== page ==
On the two occasions when the court invited objections by the prosecuting attorney incompetent questions had been asked or inadmissible evidence was being sought by defense counsel. The fact that the court never invited objections by the defense does not establish bias. Attorneys on both sides were given sufficient latitude, within court rules and the rules of evidence, to present the case which they had prepared.
The defendants rely most strongly on Frantz v. United States, 62 F.2d 737 (6th Cir. 1933); Glasser v. United States, 315 U.S. 60, 62 S.Ct. 457, 86 L.Ed. 680 (1942); and United States v. Ah Kee Eng, 241 F.2d 157 (2d Cir. 1957), in arguing for reversal on the ground of bias. In Frantz and Ah Kee Eng convictions were reversed, at least in part, because of open displays of bias by the presiding judges. Obviously we have no quarrel with the principle for which these cases stand that a judge must be impartial. However, the opinions in both cases indicate a hostility to the defendants which is completely lacking in the conduct of the judge in the present case.
Though cited by the defendants, the opinion in Glasser v. United States, supra, supports our conclusion that the district judge in the present case did nothing to deny the defendants a fair trial. In Glasser the Supreme Court discussed the role of a federal district judge in a jury trial in the following language:
The judge conducting a jury trial in a federal court is "not a mere moderator, but is the governor of the trial for the purpose of assuring its proper conduct." Quercia v. United States, 289 U.S. 466, 469 (, 53 S.Ct. 698, 77 L.Ed. 1321). Upon him rests the responsibility of striving for that atmosphere of perfect impartiality which is so much to be desired in a judicial proceeding. Petitioners contend that the trial judge made remarks prejudicial to them, committed acts of advocacy, questioned them in a hostile manner, unduly limited cross-examination, and in general failed to maintain an impartial attitude. Various incidents in support of those contentions are brought to our attention.
The court did interrogate several witnesses, but in the main such interrogation was within its power to elicit the truth by an examination of the witnesses. United States v. Gross, 103 F.2d 11 ((7 Cir.)); United States v. Breen, 96 F.2d 782 ((2 Cir.)).
The alleged undue limitation of cross-examination merits scant attention. The extent of such examination rests in the sound discretion of the trial court. Alford v. United States, 282 U.S. 687 (51 S.Ct. 218, 75 L.Ed. 624). We find no abuse of that discretion.Perhaps the court did not attain at all times that thoroughgoing impartiality which is the ideal, but our examination of the record as a whole leads to the conclusion that the substantial rights of the petitioners were not affected. The trial was long and the incidents relied on by petitioners few. We must guard against the magnification on appeal of instances which were of little importance in their setting. Cf. United States v. Socony-Vacuum Oil Co., 310 U.S. 150, 240 (, 60 S.Ct. 811, 84 L.Ed. 1129); Goldstein v. United States, 63 F.2d 609 ((8 Cir.)); United States v. Warren, 120 F.2d 211 ((2 Cir.)). 315 U.S. at 82-83, 62 S.Ct. at 470.
In Frantz, supra, although the conviction was reversed, this court was careful to avoid a rule which would place federal trial judges in the role of mere umpires. Judge Hickenlooper wrote for the court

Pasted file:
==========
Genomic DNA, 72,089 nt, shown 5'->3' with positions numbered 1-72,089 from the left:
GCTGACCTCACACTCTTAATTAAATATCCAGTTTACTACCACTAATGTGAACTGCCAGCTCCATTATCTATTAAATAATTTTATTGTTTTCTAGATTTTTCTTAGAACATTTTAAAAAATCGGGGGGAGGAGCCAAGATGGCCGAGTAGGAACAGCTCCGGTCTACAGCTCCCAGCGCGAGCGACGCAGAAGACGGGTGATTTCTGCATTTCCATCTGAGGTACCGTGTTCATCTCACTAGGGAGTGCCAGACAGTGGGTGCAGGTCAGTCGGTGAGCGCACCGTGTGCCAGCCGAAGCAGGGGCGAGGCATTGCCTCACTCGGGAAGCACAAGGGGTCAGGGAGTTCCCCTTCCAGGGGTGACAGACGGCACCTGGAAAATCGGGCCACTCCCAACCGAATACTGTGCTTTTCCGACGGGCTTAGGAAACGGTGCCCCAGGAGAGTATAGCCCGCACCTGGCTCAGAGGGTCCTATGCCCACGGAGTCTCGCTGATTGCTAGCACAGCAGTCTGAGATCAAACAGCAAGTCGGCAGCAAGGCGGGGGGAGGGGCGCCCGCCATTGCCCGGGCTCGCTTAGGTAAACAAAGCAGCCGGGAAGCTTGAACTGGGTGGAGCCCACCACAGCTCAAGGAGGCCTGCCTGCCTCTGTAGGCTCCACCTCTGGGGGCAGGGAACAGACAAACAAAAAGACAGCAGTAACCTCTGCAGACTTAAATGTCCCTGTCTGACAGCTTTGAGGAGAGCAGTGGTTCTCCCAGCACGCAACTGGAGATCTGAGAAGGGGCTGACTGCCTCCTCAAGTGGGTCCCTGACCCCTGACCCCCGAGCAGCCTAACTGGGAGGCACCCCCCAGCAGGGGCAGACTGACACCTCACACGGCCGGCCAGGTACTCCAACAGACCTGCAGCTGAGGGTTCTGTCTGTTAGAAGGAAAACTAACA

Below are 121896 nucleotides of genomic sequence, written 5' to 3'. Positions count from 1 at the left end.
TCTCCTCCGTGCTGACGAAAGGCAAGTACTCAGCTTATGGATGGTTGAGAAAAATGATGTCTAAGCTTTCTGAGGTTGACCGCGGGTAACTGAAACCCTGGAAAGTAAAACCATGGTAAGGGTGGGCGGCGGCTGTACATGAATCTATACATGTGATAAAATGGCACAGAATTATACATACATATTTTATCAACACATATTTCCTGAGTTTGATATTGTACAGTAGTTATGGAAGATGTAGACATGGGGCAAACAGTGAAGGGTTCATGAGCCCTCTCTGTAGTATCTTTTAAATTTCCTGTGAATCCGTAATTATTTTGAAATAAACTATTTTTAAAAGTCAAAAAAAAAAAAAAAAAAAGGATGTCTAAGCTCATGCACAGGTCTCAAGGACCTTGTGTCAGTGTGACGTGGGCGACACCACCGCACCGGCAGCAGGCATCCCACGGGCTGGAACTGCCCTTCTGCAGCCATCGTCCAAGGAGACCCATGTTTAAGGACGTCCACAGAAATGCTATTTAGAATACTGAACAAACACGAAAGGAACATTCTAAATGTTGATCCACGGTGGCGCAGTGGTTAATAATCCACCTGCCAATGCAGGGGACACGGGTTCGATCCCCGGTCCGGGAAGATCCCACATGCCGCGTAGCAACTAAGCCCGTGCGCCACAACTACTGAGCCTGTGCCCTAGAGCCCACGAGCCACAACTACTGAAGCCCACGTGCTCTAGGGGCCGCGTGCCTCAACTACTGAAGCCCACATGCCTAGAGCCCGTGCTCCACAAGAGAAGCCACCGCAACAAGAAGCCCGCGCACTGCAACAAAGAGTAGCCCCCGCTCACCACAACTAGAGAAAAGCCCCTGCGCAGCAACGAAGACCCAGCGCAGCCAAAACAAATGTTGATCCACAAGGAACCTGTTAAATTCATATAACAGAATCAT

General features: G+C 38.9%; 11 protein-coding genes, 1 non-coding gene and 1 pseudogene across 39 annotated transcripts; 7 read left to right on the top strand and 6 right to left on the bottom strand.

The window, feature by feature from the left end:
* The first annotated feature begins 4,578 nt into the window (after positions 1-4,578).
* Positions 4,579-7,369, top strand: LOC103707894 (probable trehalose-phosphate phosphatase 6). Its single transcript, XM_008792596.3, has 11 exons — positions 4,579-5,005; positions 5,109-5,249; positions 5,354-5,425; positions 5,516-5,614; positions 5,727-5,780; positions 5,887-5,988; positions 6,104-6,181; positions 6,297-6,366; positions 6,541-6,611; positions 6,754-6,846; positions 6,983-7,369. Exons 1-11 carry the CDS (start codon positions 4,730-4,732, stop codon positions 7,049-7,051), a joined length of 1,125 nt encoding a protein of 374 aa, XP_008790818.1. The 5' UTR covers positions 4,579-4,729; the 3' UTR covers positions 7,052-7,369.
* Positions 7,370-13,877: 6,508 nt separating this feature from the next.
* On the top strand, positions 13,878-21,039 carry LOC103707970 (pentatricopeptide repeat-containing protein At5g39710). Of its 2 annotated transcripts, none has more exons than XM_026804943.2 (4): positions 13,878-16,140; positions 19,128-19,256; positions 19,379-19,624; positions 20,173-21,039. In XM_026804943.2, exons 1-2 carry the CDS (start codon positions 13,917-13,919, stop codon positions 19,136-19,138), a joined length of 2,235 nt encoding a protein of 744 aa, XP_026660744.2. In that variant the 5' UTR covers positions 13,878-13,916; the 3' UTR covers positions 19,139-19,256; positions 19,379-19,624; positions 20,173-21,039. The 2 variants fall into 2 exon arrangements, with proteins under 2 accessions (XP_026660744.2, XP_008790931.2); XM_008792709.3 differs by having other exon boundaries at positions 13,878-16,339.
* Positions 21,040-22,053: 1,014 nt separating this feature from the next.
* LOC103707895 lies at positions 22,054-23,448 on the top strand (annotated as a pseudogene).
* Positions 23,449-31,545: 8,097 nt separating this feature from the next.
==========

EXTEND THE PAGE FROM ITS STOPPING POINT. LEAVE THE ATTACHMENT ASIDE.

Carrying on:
We do not intend to hold, or even to imply, that a federal judge may not participate directly in both civil and criminal trials, or propound such questions to witnesses as seem to him essential to the proper development of the case, or express his personal opinion upon fact issues, but in so doing he should always be calmly judicial, dispassionate and impartial. He should sedulously avoid all appearance of advocacy as to those questions which are ultimately to be submitted to the jury. 62 F.2d 739.
See also, Bartel v. Reidinger, 338 F.2d 61 (6th Cir. 1964).
Of course, the basic requirement is one of impartiality in demeanor as well as in actions. This standard was met in the trial under review. In both preliminary and final instructions the jury was told that it should draw no conclusions from any question or comments of the judge. The prosecutor as well as defense counsel was admonished from time to time to reframe or withdraw questions. Though not mentioned in the defendants' briefs a number of defense objections were sustained, some relating to obviously harmful testimony. Upon review of the entire transcript we are convinced that the district court performed well within the standards set by this and other courts. See E. g., United States v. Cruz, 455 F.2d 184, 185-86 (2d Cir.), Cert. denied, 406 U.S. 918, 92 S.Ct. 1769, 32 L.Ed.2d 117 (1972); Nordmann v. National Hotel Co., 425 F.2d 1103, 1109 (5th Cir. 1970); Posey v. United States, 416 F.2d 545, 555 (5th Cir. 1969), Cert. denied, 397 U.S. 946, 90 S.Ct. 964, 25 L.Ed.2d 127 (1970).
The third issue raised by both defendants relates to the district court's refusal to permit development of their contention that the forged securities referred to in the indictment and the evidence were obligations of a foreign bank or corporation of a foreign country. The statute under which they were charged, 18 U.S.C. § 2314, does not apply to transportation of such securities. The securities in this case were cashier's checks drawn on The Chartered Bank of London. There was uncontradicted evidence that this bank was organized under the law of California and was regulated by the State Banking Commission of California. The defendants argued that since all the stock of The Chartered Bank of London was owned by a British bank § 2314 did not apply. The district court ruled as a matter of law that the statute did apply and invited defense counsel "at this time or later, or at any recess of the court, to put into the record any and all proof you wish to establish for your record in the Court of Appeals. . . ."